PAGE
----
New Bills Seek To Encourage New Business In St. Louis
Tomorrow Alderpersons Lyda Krewson and Scott Ogilvie are taking the first step to remove antiquated business laws that have made business-ownership unnecessarily difficult in the city.
Tomorrow Alderpersons Lyda Krewson and Scott Ogilvie are taking the first step to remove antiquated business laws that have made business-ownership unnecessarily difficult in the city. The duo will introduce bills that would repeal sections of the law that state barbershops must close by 6:30pm and that give yoga studios the once-unsavory designation of bathhouse.
The alderpersons also seek to get rid of the requirement for businesses to collect signatures from neighboring residences before opening. Instead, the bill proposes neighbors have the ability to revoke the license should the business become a problem.
In her business license code reform bill, Krewson writes, “The creativity and ingenuity of the people of the City of Saint Louis should be empowered to flourish without unnecessary red tape, over-regulation, or arcane, out-dated laws.”
A second bill sponsored by both alderpersons seeks to reduce graduated business license taxes to $25 (down from $200) for businesses with two or fewer employees. A third bill would change the law that states which businesses are allowed to be operated from home. In all three bills, Krewson and Ogilvie state, “It is a priority for the City of Saint Louis to make it as easy as possible for people to start a new business and to grow an existing business.”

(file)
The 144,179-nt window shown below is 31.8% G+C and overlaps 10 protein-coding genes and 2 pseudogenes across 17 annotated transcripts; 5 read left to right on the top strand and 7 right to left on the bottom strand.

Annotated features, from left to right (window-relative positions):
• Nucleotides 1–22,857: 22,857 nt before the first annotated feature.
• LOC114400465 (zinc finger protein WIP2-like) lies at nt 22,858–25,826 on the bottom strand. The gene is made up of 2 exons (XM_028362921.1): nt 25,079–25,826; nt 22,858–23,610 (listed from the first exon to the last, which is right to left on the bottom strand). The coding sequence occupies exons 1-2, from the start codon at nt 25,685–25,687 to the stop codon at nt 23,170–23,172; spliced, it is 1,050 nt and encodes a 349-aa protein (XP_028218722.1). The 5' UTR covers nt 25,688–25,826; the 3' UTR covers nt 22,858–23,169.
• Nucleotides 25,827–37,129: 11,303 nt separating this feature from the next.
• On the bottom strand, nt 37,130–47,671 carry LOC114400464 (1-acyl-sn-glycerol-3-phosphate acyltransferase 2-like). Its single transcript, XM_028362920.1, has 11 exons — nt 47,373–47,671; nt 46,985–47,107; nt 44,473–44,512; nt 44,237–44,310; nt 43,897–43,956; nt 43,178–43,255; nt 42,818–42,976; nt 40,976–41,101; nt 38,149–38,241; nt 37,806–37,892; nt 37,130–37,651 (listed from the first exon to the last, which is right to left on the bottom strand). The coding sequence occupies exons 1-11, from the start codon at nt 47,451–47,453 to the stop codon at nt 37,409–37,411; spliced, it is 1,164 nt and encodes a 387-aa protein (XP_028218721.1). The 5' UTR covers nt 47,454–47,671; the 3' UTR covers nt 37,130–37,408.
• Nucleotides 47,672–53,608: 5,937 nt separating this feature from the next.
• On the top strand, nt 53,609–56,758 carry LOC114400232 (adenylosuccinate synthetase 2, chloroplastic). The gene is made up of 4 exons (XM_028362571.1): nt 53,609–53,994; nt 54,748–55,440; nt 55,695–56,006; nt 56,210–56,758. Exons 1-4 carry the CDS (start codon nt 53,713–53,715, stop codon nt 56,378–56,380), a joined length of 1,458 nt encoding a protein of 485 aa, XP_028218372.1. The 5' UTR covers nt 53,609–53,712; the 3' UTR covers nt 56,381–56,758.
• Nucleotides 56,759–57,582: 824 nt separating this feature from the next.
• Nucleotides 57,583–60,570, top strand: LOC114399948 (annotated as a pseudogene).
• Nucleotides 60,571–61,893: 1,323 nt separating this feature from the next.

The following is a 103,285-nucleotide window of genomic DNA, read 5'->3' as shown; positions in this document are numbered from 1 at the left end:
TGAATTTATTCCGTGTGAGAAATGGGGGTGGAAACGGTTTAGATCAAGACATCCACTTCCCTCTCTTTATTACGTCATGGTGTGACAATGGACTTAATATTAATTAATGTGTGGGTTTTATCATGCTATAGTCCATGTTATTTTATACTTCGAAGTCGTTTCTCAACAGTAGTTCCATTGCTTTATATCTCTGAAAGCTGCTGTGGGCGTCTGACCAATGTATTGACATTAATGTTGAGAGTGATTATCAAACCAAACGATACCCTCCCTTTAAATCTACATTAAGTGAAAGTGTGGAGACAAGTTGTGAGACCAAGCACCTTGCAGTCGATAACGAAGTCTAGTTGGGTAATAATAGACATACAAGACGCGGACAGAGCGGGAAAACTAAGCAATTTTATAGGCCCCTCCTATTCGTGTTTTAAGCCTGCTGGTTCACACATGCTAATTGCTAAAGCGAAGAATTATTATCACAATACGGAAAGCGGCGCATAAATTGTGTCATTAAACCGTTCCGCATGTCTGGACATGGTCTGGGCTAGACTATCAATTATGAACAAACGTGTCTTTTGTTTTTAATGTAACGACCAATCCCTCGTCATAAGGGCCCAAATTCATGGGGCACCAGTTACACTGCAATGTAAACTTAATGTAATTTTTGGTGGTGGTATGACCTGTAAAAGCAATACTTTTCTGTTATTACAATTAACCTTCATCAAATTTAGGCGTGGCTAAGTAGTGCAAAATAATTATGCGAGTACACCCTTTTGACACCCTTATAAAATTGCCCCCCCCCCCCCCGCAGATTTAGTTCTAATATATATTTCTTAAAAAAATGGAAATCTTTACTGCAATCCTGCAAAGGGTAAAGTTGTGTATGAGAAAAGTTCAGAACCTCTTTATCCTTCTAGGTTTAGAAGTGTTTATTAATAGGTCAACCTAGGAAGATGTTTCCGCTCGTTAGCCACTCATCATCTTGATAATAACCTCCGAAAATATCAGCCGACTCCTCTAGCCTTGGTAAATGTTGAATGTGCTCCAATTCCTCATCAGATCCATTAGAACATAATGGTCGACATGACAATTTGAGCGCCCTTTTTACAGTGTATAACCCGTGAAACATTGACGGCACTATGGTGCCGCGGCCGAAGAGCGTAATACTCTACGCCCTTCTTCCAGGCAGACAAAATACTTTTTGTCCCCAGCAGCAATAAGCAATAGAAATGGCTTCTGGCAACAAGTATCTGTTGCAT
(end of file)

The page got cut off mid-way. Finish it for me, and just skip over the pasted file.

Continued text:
June 18: In one week, Startup Voodoo will launch its second annual Innovation Conference Downtown at Hotel Lumiere. The event will host speakers, panels and a pitching challenge where three selected companies will compete for a grand prize package valued at $10,000.
The three companies chosen by public votes to be the “Most Promising” are Donald, a Chicago-based service that allows creative agency employees to access email chains and documents, even if they weren’t originally part of the email conversation; Hip Pocket from Lincoln, Nebraska, which allows users to view their current mortgage or retirement accounts and compare them to those of their peers and current rates; and St. Louis-based Ear Compass, which aims to bring increased freedom to the visually impaired by creating assistive software.
June 18: Next Thursday also marks the official kickoff date for the 2015 Accelerate St. Louis Challenge, previously called the St. Louis Startup Challenge. This year the challenge, which invites local startups in various stages of development to compete for a total of $120,000, will include different track categories for the companies, including biosciences, education, financial technology, information technology, manufacturing and products/services.
The top three finalists will win cash, a new office space, accounting and marketing mentoring and assistance creating a pitch video. Applications for the challenge are due by July 28. For more information, visit acceleratestlouis.org/challenge.
July 10-12: ITEN and Education Exchange Corps recently announced their joint project, Hack4Hope, which encourages teens in underserved communities to learn about technology and business through a hackathon and six-month calendar of technology and leadership activities.
The hackathon is slated for the weekend of July 10-12 and will invite teens, free of charge, to spend time at T-Rex learning to build software and web or mobile apps with mentoring from programmers, business strategists and innovators.